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An Historic Opportunity: Building Wealth for Historically Underutilized Businesses

In collaboration with The James Irvine Foundation and Social Impact Fund

With support from the Irvine Foundation, this report proposes changes in historically underutilized business (HUB) procurement policy to close the nation’s racial wealth gap. With at least one large infrastructure measure at the federal level in the offing, the HUB Project provides specific, actionable recommendations to change our country’s paradigm to ensure that a generational investment in infrastructure is also a generational investment in small and minority owned businesses. Our analysis and interim prescriptions focus on the following questions about each relevant challenge for local decision makers:

  • To what extent have HUB procurement and equity initiatives succeeded in creating and expanding prime contracts to entrepreneurs of color? Put another way, how have they succeeded in creating wealth for HUBs?
  • Why have initiatives to include more HUBs in procurement failed? (i.e., Is it lack of vendors to supply services? Human or financial capital limitations? Institutional inertia? Other structural barriers?)
  • Why have initiatives to include more HUBs succeeded?
  • Who are the main actors or institutions responsible for implementation of these initiatives from start-to-end of HUB contracting?

 

Core HUB Challenges


Through interviews with a dozen local procurement and HUB leaders, the HUB team identified the following core challenges, identifying the highest barriers to growing Black and Brown wealth as expanding access to capital and the need to change procurement practices to facilitate prime contracting opportunities for HUBs. The following charts show both the overall HUB challenges as well as a deep dive into HUB challenges with respect to access to capital.

Challenge-Reform Matrix

The HUB team proposed reforms to address the identified challenges above. These recommendations are focused on the federal government, with future phases of this effort to focus more explicitly on local public agencies.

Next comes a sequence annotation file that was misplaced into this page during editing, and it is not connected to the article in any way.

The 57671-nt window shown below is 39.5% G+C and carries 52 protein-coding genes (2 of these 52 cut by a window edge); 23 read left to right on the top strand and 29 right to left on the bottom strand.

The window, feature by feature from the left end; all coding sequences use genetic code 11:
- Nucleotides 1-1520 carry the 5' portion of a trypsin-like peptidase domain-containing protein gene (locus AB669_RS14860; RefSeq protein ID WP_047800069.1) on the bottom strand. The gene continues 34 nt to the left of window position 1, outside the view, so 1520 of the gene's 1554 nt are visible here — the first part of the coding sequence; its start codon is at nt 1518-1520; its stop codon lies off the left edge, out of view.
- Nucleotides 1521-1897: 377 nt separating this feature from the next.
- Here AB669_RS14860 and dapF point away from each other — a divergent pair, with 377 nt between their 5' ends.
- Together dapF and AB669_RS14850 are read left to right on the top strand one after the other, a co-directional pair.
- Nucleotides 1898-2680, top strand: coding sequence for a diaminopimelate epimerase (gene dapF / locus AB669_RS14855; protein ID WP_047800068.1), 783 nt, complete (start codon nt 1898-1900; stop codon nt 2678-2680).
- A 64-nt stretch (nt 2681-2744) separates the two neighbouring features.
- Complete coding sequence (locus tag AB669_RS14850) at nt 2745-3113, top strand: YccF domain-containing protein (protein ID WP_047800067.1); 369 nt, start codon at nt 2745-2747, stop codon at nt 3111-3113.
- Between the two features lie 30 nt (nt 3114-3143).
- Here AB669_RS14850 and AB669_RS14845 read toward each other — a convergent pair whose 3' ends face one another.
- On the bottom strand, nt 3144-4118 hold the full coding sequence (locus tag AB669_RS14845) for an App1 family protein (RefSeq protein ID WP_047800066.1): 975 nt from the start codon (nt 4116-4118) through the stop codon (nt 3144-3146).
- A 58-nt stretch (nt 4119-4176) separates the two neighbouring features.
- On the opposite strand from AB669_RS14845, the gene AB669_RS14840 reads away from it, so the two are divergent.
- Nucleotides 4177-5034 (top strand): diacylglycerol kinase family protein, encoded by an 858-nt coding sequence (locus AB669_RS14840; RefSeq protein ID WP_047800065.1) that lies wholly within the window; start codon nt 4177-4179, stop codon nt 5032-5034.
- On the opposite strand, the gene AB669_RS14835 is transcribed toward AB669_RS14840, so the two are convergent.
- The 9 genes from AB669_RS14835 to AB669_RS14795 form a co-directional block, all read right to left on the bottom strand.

1. Access to Capital: HUBs cannot access financing for a variety of their business needs. The US Department of Transportation (USDOT) can partner with participating lenders to offer new financial products.
  2. Direct Contracting: Small and minority owned businesses often do not have access to prime contracts. Direct contracts address this and facilitate business growth.
  3. Unify Supplier Diversity Efforts: Local procurement practices are often fragmented and increase barriers for HUBs. A unified local effort would alleviate some of this difficulty.
  4. Raise Existing Cap Limits: Existing net worth caps on definitions for disadvantaged business enterprises are outdated. Raising caps facilitates business growth.
  5. Burdensome Processes: HUBs often spend a disproportionate amount of time on certification and other processes. Easing these often invasive requirements will allow HUBs to focus more on proposing bids and completing work.

Looking to Next Steps and Local Implementation


As the HUB team evaluated its work and plans for local implementation, the team organized policy changes into three categories: new procedures, new practices, and new programs, each with an increasing level of difficulty to implement. Procedures are lower-effort policy changes, while practices are more complex sets of actions implemented by a single agency, and programs require multi-stakeholder efforts. The figure below shows that the majority of local innovations are practices, followed by procedures and programs.

Using this framework, the HUB team’s next phase will be to work with local public agencies for adoption of these policies, with our first targets being SANDAG (San Diego Council of Governments) and LA Metro. Changes in procurement policy will ensure that as local and state governments deliver projects supported by federal investments, they do so in ways that create a more equitable future, thus supporting wealth building for Black and Brown Americans.